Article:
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Astbury a Tiger on the rise

David Astbury had a promising start to his career in 2010, playing 17 games and looking assured at the top level. But the young Richmond defender wasn’t satisfied. The AFL Record’s CALLUM TWOMEY tracked Astbury over the pre-season as he worked to take his game to the next level.

David Astbury had a successful pre-season. He managed his body well enough to avoid injury, and progressively ticked off personal goals - he wanted to get bigger, faster and learn his craft as a defender - before round one of the season. His was a summer without glitch.

By monitoring Astbury’s pre-season, we were given an insight into how a typical summer campaign unfolds: it is tough, relentless and tightly managed, often to the minute.

Astbury was able to cope. Last year, he started his career as a forward, but by the end of the season had cemented a spot as a tall defender. His hands are strong, his skills are better than good and, most importantly, he’s smart.

That third quality is evident when we meet either in person, at the club or over lunch, or speak on the phone, to gauge his latest developments. Astbury, who turned just 20 last month and is studying for an engineering degree at Swinburne University, is careful to not get ahead of himself. He knows now the challenge is translating the work he did during pre-season by making an impact on the field.

Noticeably, the training has changed Astbury physically. I had caught up with him last August, but by December, the next time we met, his body shape had changed significantly.

The laid-back demeanour and the blond hair remain, with fringe inclined from left to right - a trait that earned him the nickname ‘Swoop’ at the club after teammate Brett Deledio noticed Astbury’s fringe swoops across his forehead - but he’s built up remarkably.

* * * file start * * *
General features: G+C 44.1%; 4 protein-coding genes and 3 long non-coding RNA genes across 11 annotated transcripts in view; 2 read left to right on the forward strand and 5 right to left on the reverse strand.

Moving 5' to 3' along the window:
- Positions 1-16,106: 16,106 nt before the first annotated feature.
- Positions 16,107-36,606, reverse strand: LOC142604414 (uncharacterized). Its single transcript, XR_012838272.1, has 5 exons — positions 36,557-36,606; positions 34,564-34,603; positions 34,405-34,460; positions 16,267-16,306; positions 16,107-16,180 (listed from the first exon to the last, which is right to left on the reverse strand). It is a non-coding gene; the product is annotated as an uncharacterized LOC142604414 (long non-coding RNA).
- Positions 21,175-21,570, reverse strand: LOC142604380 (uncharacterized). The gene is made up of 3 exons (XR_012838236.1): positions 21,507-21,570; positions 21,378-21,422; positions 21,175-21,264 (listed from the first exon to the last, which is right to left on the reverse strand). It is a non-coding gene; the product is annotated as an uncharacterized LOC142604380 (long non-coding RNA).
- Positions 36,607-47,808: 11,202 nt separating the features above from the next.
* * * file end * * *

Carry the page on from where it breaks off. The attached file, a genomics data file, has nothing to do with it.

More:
Coach Damien Hardwick says he is looking forward to seeing how Astbury copes as a key defender, and Astbury spent every day of the pre-season - 148 - working towards that aim. When he runs out against Carlton for the first match of the season in his first game in the No. 12 jumper, the rest of us will get a glimpse of how far he has progressed.

“I can’t wait,” he says.

Sixty-seven days after Astbury played his last game of 2010, he was back at Punt Road Oval at the first training session of the 2011 campaign. Football never stops, so they say, but for more than two months Astbury was able to reflect on his first season at AFL level.

Reflection at top-level sport, however, can be dangerous if not handled well. For Astbury, and the other first-to-third year Tigers, the next challenge awaited. He knew what he wanted - and needed - to do.

Astbury’s first month of training, from October 27 through to the end of November, was limited due to a hip arthroscopy, which meant his work on the track was restricted mainly to straight-line running.

“There was a fair bit of a volume I had to get into my legs before I could start training with the main group,” he says.

The workload is nevertheless strenuous. Astbury is at the club every day, and on Richmond’s main training days - Mondays, Wednesdays and Fridays - he spends more than nine hours at the club.

Every day, bar Wednesdays, the players do weights, and on weekends cross-training, including swimming or bike riding, are instituted partly to help break the monotony.
With a focus on power-based running, strength, jumping and foot skills, Astbury is “pretty happy” with how his pre-season is going.

“Last year, my playing weight was about 85-86kg and at the moment I’m fluctuating between 91-92kg, so if I hang on to a lot of that weight and still move freely, I’ll be tracking well,” Astbury says when we meet at a St Kilda café.

Astbury’s November was also marked by a key moment on an individual level, when Tigers icon Matthew Richardson announced to a packed gymnasium at Richmond’s Punt Road headquarters that Astbury had been chosen to take over the No. 12 jumper Richardson wore until he retired at the end of 2009.

Humbled, Astbury told the crowd he has “an obligation now to represent the number as best I can”.

The month’s block of training ended overseas, with the club holding a five-day camp in Wellington, New Zealand. Players were split into six groups, doing daily challenges such as canoeing, cycling and even farming activities, something Astbury should have excelled at considering he grew up on a wheat farm in Tatyoon, a tiny country town in Victoria’s west.

“My group actually won that challenge,” he says with a laugh.

After the New Zealand trip, the first week of December was used to get the players back into the routine of training and, the following two weeks, Astbury says, “were the two biggest loading weeks of the pre-season so far”.

Through this period, the formula for the main training days is a 60-80-minute skills session followed by a 20-minute conditioning set. He manages to keep up with training, despite the hip setback.

“The biggest challenge was the mental battle of feeling I was falling behind being in the rehab group after the hip operation, but since I’ve come back, it’s been really pleasing,” he says.